Brothers and sisters, when we say our own fiat with our words and our deeds, that is when a conversion of heart takes place. And that is when we begin to reconnect with our heavenly Father. How many of us are willing to open our hearts and say to God that He can do what he wills to us so that His ultimate plans for each and every one of us can be fulfilled?

(Today’s OXYGEN by Desmond Soon)

Prayer: Lord, give us the courage and the strength to say ‘Yes’ unconditionally to you each and every day.

Thanksgiving: We thank you for all that you have done for us, O heavenly Father, and for all that you are going to do for us despite our fears and our doubts.

7 December, Friday – Acting In Faith

7 December – Memorial for St. Ambrose, Bishop & Doctor of the Church

Ambrose (c.340–397) was born to the Roman nobility. He was the brother of St. Marcellina and St. Satyrus. He was educated in the classics, Greek, and philosophy at Rome, Italy. He was a poet and a noted orator. He was a convert to Christianity, and governor of Milan, Italy.

When the Bishop of Milan died, a dispute over his replacement led to violence. Ambrose intervened to calm both sides; he impressed everyone involved so much that though he was still an unbaptized catechumen, he was chosen as the new bishop. He resisted, claiming that he was not worthy, but he assented to prevent further violence. On Dec 7, 374, he was baptized, ordained as a priest, and consecrated as bishop. He immediately gave away his wealth to the Church and the poor, both for the good it did, and as an example to his flock.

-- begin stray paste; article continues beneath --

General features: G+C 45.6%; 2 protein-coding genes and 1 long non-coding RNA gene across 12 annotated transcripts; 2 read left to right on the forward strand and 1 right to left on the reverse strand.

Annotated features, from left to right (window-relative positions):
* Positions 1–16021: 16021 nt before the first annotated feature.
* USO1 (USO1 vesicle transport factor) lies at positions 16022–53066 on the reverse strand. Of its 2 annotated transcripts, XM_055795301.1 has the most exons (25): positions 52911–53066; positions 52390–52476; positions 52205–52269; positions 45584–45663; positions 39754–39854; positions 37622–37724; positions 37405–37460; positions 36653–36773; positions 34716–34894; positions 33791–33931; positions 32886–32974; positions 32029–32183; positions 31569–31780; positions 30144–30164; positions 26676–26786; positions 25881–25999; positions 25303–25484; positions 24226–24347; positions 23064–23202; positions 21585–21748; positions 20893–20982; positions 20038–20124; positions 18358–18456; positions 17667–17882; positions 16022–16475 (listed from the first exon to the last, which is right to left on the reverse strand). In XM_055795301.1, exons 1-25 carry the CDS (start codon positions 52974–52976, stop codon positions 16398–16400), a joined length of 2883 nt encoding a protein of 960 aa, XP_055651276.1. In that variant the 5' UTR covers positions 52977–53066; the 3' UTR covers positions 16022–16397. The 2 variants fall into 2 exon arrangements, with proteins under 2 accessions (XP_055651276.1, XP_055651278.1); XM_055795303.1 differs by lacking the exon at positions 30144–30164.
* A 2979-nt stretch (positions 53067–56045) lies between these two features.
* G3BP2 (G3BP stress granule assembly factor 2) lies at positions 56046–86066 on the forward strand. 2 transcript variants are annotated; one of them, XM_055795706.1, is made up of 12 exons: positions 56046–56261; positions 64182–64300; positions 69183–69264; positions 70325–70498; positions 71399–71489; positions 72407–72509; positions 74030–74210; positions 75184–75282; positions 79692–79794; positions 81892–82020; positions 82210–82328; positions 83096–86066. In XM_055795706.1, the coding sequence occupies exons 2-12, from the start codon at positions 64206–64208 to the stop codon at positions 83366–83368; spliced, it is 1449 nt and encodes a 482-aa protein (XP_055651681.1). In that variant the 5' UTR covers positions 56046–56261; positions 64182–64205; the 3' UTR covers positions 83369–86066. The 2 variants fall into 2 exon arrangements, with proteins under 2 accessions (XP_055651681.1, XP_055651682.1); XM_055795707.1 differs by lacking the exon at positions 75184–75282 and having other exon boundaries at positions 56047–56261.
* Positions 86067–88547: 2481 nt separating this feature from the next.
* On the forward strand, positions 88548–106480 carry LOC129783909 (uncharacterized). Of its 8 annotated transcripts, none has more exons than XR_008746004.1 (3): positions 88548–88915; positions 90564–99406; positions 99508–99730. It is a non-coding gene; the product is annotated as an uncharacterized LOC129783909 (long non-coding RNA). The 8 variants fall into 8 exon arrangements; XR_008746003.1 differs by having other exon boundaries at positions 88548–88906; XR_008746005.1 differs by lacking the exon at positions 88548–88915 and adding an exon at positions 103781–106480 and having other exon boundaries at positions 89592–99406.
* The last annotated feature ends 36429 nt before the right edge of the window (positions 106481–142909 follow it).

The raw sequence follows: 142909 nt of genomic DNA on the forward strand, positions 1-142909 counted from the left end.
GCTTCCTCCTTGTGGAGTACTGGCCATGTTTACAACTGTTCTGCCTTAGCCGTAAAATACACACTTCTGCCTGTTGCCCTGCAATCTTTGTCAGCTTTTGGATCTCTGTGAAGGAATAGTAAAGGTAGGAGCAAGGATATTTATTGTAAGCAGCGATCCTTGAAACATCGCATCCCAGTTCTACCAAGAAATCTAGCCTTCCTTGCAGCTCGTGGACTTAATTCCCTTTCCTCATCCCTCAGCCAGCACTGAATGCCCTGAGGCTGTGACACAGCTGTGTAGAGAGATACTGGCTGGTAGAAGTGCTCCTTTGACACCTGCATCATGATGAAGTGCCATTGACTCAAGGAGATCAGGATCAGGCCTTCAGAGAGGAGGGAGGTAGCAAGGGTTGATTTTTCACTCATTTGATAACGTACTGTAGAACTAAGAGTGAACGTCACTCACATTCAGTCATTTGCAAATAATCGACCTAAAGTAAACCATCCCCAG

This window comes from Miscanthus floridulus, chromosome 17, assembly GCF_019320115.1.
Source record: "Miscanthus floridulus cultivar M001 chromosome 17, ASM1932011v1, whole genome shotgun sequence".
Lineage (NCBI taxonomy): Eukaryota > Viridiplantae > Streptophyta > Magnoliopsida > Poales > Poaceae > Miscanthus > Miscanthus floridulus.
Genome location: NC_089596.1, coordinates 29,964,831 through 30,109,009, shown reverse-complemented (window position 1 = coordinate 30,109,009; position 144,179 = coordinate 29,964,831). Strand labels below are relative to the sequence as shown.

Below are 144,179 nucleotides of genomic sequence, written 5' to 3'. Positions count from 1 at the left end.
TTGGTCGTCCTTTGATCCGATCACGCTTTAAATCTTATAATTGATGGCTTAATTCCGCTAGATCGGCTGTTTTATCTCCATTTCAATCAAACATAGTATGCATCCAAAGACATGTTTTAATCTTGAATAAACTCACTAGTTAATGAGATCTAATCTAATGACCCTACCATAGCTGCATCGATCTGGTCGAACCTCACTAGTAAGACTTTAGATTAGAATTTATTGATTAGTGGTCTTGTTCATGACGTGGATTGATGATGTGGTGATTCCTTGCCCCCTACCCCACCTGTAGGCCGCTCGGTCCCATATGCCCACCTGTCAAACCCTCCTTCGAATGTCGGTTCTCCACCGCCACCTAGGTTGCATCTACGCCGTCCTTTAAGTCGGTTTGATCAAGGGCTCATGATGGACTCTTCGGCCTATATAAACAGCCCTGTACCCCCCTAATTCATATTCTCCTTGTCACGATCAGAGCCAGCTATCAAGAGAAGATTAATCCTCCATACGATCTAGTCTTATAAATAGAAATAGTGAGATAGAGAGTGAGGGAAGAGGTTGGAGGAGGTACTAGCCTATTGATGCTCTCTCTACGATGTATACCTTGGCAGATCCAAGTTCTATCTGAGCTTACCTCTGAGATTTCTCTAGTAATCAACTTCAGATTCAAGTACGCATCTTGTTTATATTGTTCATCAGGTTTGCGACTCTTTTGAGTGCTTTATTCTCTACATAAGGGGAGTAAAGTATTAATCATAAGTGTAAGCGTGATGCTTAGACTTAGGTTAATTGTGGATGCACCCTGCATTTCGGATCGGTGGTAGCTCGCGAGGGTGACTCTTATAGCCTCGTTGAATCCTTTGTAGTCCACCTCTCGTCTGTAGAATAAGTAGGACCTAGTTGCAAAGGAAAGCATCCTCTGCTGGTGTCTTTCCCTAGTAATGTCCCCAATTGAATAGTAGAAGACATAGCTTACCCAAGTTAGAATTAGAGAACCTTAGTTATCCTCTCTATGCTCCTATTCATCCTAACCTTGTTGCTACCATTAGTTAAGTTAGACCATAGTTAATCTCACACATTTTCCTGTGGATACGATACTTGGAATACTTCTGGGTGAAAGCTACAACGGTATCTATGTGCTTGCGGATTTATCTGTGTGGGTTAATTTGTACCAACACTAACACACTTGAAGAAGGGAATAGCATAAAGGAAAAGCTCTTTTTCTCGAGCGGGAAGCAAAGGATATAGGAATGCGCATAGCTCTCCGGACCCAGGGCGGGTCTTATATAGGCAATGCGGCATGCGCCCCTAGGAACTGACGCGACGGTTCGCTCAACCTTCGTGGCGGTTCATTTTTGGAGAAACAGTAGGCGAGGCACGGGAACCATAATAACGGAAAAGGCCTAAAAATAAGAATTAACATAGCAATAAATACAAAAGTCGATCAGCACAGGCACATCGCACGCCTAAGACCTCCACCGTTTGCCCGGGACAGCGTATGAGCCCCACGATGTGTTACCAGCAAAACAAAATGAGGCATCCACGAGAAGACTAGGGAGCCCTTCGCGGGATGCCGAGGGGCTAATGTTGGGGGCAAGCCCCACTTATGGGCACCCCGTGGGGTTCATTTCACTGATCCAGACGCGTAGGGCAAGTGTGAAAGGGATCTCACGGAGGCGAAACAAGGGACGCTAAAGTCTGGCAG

He was a noted preacher and teacher, a Bible student of renown, and writer of liturgical hymns. He stood firm against paganism and Arianism. His preaching helped convert St. Augustine of Hippo, whom Ambrose baptized and brought into the Church. Ambrose’s preaching brought Emperor Theodosius to do public penance for his sins.

During his time as bishop, he also called and chaired several theological councils, many devoted to fighting heresy. He welcomed St. Ursus and St. Alban of Mainz when they fled Naxos to escape Arian persecution, and then sent them on to evangelize in Gaul and Germany. He was proclaimed a great Doctor of the Latin Church by Pope Boniface VIII in 1298.